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Thread: Spiderwalk for Mandolin

  1. #1

    Default Spiderwalk for Mandolin

    Sometimes my YouTube mandolin searches take me into guitar videos and I found various videos promoting the "spider walk" as a miracle exercise.

    http://creativeguitarstudio.blogspot...r-30-days.html

    I found my left hand position on the neck contorting as I went through the exercise, trying to keep the finger bridge in place; something I wouldn't normally do if I could lift my fingers. Getting a clean sound was also hard keeping all the fingers down, which isn't normally when I can lift them and apply at a different angle.

    I searched through the Mandolin Cafe and didn't really find any references to the spider walk exercise for mandolin and wondered why.

    Is it not helpful for the mandolin playing style? Does it not translate to the smaller fretboard easily? Does it create inadvertent bad habits?
    Last edited by mandokismet; Dec-08-2020 at 11:25pm.

  2. #2
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    Default Re: Spiderwalk for Mandolin

    I learned a simplified version of that from my mandolin teacher, which he recommended for developing strength and independence of fingers. He also warned me to take it easy and not do too many repetitions at once, and to be especially careful of the little finger, in order to to avoid hand injuries. I believe he suggested starting with 5 reps, and building slowly. The way he did it was just to walk up chromatically from the lowest note til all four fingers were down, and leave them down in that position while moving only one finger at a time to do the same thing on the next higher string. Do all four strings and repeat. It's a straightforward exercise with a lot of payback, but on a mandolin it is really easy to hurt your little finger.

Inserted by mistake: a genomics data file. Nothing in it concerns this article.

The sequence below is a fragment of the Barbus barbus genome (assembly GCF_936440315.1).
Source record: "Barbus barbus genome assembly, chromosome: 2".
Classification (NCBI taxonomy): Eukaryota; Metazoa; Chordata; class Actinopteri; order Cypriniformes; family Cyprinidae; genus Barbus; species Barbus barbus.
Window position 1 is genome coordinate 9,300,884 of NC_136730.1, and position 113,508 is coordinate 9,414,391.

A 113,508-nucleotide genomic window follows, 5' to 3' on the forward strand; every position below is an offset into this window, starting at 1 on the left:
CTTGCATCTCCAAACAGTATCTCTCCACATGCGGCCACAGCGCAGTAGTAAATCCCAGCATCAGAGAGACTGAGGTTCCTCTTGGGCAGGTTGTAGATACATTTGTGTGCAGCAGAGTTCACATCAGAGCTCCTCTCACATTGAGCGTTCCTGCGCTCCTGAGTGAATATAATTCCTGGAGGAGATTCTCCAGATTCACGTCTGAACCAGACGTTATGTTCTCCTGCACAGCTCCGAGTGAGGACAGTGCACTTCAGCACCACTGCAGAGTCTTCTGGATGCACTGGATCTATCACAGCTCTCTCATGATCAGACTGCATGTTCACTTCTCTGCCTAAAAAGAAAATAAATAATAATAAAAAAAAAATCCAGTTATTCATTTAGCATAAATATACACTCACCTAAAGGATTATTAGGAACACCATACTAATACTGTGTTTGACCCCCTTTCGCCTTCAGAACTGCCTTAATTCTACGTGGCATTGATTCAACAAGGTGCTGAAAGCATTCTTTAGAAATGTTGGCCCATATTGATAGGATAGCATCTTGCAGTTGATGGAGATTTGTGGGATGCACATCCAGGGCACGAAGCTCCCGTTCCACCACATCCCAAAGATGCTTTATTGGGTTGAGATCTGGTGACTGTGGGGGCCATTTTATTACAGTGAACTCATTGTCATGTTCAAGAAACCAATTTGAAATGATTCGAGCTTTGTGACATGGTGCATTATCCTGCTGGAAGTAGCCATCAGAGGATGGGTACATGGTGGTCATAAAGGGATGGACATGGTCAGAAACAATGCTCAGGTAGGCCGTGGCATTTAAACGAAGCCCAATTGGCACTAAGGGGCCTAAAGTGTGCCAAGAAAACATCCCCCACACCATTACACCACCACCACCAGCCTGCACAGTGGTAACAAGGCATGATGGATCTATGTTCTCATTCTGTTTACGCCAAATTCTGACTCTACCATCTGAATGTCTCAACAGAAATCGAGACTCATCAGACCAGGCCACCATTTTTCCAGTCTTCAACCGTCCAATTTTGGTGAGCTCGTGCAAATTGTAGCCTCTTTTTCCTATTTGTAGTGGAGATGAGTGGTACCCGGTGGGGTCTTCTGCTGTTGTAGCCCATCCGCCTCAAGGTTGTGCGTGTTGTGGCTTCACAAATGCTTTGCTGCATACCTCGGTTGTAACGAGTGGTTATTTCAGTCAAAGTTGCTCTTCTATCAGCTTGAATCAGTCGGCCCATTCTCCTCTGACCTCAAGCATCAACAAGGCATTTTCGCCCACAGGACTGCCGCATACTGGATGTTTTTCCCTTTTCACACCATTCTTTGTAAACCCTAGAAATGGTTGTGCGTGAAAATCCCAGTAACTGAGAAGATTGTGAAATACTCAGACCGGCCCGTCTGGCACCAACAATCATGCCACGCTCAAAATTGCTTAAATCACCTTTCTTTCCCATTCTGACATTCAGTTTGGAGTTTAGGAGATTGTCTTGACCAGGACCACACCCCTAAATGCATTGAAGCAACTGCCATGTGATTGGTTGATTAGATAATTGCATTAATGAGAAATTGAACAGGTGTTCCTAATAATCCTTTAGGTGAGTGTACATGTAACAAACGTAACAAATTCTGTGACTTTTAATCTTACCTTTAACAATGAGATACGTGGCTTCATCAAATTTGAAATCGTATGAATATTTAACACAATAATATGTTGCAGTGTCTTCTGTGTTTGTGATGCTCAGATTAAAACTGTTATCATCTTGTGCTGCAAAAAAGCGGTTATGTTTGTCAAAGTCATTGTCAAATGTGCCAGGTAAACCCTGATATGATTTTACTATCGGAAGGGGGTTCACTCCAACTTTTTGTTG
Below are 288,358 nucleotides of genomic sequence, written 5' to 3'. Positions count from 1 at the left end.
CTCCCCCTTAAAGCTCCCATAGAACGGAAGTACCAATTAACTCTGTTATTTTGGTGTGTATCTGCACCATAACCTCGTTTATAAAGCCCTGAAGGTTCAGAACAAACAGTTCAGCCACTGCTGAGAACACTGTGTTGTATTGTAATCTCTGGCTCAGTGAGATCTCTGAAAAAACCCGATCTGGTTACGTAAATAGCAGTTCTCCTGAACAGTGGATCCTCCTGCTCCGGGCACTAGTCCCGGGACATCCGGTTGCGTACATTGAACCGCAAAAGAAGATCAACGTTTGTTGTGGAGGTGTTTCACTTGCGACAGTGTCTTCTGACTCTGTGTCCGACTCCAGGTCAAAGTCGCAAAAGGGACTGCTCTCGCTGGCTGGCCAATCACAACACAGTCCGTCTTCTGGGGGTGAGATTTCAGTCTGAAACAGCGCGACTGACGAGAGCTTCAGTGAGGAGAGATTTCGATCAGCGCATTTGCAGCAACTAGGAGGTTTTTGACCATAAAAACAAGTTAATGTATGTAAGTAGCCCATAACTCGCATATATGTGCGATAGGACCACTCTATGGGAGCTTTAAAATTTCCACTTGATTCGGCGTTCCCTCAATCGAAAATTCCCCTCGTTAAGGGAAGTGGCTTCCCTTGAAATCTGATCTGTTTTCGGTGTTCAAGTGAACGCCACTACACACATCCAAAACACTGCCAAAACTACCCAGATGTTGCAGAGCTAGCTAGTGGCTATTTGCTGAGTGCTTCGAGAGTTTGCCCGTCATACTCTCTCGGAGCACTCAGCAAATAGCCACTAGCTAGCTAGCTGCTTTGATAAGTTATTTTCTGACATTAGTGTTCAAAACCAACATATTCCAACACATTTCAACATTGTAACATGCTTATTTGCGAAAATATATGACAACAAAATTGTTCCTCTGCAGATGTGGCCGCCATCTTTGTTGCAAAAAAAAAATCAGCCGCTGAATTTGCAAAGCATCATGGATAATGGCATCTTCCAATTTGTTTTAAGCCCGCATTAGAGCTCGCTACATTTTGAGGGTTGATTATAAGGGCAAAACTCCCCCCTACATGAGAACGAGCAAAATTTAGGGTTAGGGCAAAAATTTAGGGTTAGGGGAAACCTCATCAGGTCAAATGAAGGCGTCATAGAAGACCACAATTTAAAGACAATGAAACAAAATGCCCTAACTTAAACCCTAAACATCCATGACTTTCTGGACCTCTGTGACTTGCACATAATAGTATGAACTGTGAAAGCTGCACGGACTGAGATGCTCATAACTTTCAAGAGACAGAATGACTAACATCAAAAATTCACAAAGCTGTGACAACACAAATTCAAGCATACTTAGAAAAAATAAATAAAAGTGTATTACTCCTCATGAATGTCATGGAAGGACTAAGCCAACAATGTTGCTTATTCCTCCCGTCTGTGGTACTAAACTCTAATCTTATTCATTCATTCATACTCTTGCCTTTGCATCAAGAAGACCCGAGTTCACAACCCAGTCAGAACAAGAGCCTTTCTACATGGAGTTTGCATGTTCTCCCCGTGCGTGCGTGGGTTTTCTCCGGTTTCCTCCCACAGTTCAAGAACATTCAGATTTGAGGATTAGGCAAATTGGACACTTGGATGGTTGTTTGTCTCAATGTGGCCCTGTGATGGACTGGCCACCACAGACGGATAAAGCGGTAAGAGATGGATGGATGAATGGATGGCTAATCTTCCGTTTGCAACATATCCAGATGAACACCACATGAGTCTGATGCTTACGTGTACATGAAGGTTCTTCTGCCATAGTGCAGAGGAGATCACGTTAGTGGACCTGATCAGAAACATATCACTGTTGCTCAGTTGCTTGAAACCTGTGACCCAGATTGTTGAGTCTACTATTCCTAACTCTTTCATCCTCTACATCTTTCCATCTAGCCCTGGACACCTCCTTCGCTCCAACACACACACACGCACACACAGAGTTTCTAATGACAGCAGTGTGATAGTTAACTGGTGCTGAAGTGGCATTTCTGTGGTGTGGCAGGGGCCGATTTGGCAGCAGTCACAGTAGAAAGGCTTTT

Start at the fifth fret where it's easy to play, don't hurry; go for clean unmuted notes and tone.

    (Sorry, I managed to figure out how to make a movie, but not how to make it play when you click on it.)
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  4. #3

    Default Re: Spiderwalk for Mandolin

    Thanks. That's the same first exercise on the website I linked. The have an interesting variation called "single string spiderwalk" that isolates individual fingers in different orders that's mentally challenging...it's like having to will the ring finger up at first.

  5. #4
    The Amateur Mandolinist Mark Gunter's Avatar
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    Default Re: Spiderwalk for Mandolin

    That’s Andrew Wassim’s website. I learned a lot of music theory from Andrew. He’s a good guitar teacher.
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  6. #5
    Mando-Accumulator Jim Garber's Avatar
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    Default Re: Spiderwalk for Mandolin

    There are somewhat similar exercises in Mike Marshall's "The Great Book of Finger Busters." If you really want to be in serious pain, do what classical violinists do using Dounis' Daily Dozen exercises (to download pdf of the book). It is a little hard to understand from the sheet music but similar to the spiderwalk, you hold down all four fingers and then lift one at a time. He gives different chordal hand positions to do the same thing in different ways. Ouch!



    Carlo Aonzo offered a similar set of exercises for mandolin. They were known as the "Aonzo Family Scales." I think his dad offered them to him as a young mandolinist to strengthen his fingers. See below. Well... maybe not really the same as the spiderwalk.

    Click image for larger version. 

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